International Drikung Kagyu Council
Honoured to organise the 800th Commemoration of Lord Jigten Sumong's Maha Parinirvana.
The Gongchig (The Single Intent or the Unified Enlightened-Thought) is regarded as the most distinctive teaching of the Drigung Kagyu lineage. It represents the culmination of Kyobpa Jigten Sumgön’s (1143-1217) study, practice and realization of sutra and tantra teachings as bestowed exclusively on his heart-son, Chenga Sherab Jungne (1187-1241).
It is of great benefit not only to the followers of the Drikung Kagyu lineage but for Dharma practitioners in general that this highly significant text is now available for the first time in an English as well as in a German translation. It was translated by the Drikung Kagyu Institute's translator training program under the guidance of Khenchen Konchog Gyaltsen Rinpoche. The translation not only includes the root text of Kyobpa Rinpoche’s teachings as recorded by Chenga Sherab Jungne, but also the Nyima Nangwa (nyi ma snang ba), an important commentary by the 1st Chungtsang Rinpoche, Rigzin Chökyi Drakpa (1595-1659).
The title of the treatise, The Single Intent, points to the fact that Jigten Sumgön's and the Buddha's intentions were the same. As Rinchen Jangchub, the younger brother of Sherab Jungne and the first commentator of the Gongchig put it: “Each of the vajra-statements has a different meaning, yet in every single statement the meaning of all is summarized. Therefore this teaching is identical with the intention of the Buddha."
The Gongchig consists of 152 main vajra-statements (rdo rje'i gsung) with forty-six auxiliary or supplementary vajra-statements. Chenga Sherab Jungne later organized these vajra-statements into eight chapters:
1. The Synopsis of the Vital Points of the Wheels of the Dharma (thirty statements),
2. The Synopsis of the Vital Points of Dependent Origination (fifteen statements),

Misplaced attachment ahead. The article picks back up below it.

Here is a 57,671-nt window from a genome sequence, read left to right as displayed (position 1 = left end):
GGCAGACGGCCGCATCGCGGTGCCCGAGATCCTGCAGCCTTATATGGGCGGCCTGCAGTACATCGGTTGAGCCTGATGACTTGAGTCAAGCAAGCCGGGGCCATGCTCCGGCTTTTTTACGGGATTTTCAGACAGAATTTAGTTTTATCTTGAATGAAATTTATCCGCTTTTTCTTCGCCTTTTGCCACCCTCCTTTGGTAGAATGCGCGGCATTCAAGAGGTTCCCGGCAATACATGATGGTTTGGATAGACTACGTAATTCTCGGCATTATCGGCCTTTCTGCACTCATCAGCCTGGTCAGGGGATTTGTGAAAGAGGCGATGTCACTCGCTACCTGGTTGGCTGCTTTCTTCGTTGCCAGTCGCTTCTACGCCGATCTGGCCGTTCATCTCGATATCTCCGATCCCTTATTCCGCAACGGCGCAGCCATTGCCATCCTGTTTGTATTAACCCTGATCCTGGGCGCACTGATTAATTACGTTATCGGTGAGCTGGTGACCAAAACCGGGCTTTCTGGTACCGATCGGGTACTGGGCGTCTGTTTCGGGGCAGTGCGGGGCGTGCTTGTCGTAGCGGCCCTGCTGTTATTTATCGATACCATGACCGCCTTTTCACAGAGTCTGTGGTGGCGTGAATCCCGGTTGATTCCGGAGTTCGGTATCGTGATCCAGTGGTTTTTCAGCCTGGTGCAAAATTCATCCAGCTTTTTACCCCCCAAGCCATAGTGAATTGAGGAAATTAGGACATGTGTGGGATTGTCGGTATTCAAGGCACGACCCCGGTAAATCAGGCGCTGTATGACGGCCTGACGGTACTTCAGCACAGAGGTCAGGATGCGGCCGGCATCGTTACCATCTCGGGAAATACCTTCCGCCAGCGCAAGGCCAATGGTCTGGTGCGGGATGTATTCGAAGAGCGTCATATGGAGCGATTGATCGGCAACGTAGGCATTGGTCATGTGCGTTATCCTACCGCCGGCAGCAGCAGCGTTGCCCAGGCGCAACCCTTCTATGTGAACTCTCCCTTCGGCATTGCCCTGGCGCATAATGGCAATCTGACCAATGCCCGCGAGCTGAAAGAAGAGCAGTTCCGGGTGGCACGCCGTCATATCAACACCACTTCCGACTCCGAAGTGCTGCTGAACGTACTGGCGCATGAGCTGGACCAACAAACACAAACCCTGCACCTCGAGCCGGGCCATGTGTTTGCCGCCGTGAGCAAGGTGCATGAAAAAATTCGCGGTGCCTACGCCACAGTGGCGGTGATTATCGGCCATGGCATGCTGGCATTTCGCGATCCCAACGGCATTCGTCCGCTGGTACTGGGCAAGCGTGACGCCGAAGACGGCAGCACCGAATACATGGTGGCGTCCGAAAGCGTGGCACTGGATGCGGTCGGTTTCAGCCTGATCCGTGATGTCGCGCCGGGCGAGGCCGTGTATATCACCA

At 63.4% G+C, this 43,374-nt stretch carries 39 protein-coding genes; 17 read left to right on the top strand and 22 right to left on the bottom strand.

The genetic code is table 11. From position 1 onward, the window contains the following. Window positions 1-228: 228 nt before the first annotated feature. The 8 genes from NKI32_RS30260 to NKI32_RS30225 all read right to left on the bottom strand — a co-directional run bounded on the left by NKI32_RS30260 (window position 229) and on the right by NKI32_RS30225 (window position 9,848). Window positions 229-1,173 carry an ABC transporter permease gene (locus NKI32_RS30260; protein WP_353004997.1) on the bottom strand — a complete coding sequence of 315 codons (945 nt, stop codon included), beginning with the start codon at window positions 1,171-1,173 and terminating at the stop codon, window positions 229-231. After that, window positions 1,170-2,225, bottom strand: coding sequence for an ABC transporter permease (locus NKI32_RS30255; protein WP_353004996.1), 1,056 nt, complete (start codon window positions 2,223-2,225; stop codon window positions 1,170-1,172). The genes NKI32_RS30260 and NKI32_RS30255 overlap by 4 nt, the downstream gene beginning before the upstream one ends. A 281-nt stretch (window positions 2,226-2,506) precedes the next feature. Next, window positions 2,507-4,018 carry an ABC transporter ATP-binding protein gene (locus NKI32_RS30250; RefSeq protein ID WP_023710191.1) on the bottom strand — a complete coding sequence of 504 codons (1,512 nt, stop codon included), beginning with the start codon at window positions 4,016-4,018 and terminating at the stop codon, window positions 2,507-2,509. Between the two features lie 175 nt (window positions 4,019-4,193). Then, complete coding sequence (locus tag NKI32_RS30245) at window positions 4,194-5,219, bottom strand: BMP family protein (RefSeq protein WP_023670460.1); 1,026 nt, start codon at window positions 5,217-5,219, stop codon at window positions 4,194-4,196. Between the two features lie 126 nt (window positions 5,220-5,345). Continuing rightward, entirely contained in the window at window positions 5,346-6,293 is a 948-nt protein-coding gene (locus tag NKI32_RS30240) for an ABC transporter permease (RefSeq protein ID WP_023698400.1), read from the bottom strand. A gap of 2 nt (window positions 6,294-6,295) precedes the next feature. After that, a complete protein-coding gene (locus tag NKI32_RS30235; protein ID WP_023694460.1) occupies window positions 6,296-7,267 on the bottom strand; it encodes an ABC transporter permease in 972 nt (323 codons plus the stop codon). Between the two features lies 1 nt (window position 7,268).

3. The Synopsis of the Vital Points of the Vinaya Pratimokśa (twenty statements),
4. The Synopsis of the Vital Points of the Bodhisattva Training (twenty-four statements),
5. The Vows of the Knowledge-bearers of the Secret-Mantra (twenty-eight statements),
6. The Special View, Meditation and Conduct (twenty statements),
7. The Resultant Ground of Buddhahood (fifty statements) and
8. The Auxiliary Statements (forty-six statements)
The meaning of the term “vajra statement” has been explained by Khenchen Konchog Gyaltsen in his introduction to Rigdzin Chökyi Dragpa's Nyima Nangwa in the following manner: “Since (these statements) cannot be separated from the ultimate nature of the interdependent origination of all phenomena, they are called "vajra"; since they cannot turn away from that natural state to something else, they are called "vajra"; since it is difficult to make them the objects of the intellectual sphere of dialecticians, they are called "vajra"; and since they totally uproot non-realization, erroneous notions and doubt - the great mountain of ignorant error - they are called "vajra."
After its dissemination, the profound but sometimes radical contents of the Gongchig sparked many debates among the Tibetan masters in the course of the centuries. A number of treatises have been written opposing and praising the Gongchig. Among those are commentaries by Chödrak Yeshe (the 4th Red-Hat Karmapa, 1453-1524), Mikyö Dorje (the 8th Black-Hat Karmapa, 1507-1554), and Chökyi Wangchuk (the 6th Red-Hat Karmapa, 1584-1635). Recently the learned Drikung Kagyu scholar Dagpo Chenga Rinpoche published The Ornament of Gongchig, a detailed refutation of criticism brought forward against this text.
Gongchig. The Single Intent, the Sacred Dharma
With commentary entitled
The Lamp Dispelling the Darkness
by Rigdzin Chokyi Dragpa
From Tbetan to English
By Markus Viehbeck
Price: € 18,80 + shipping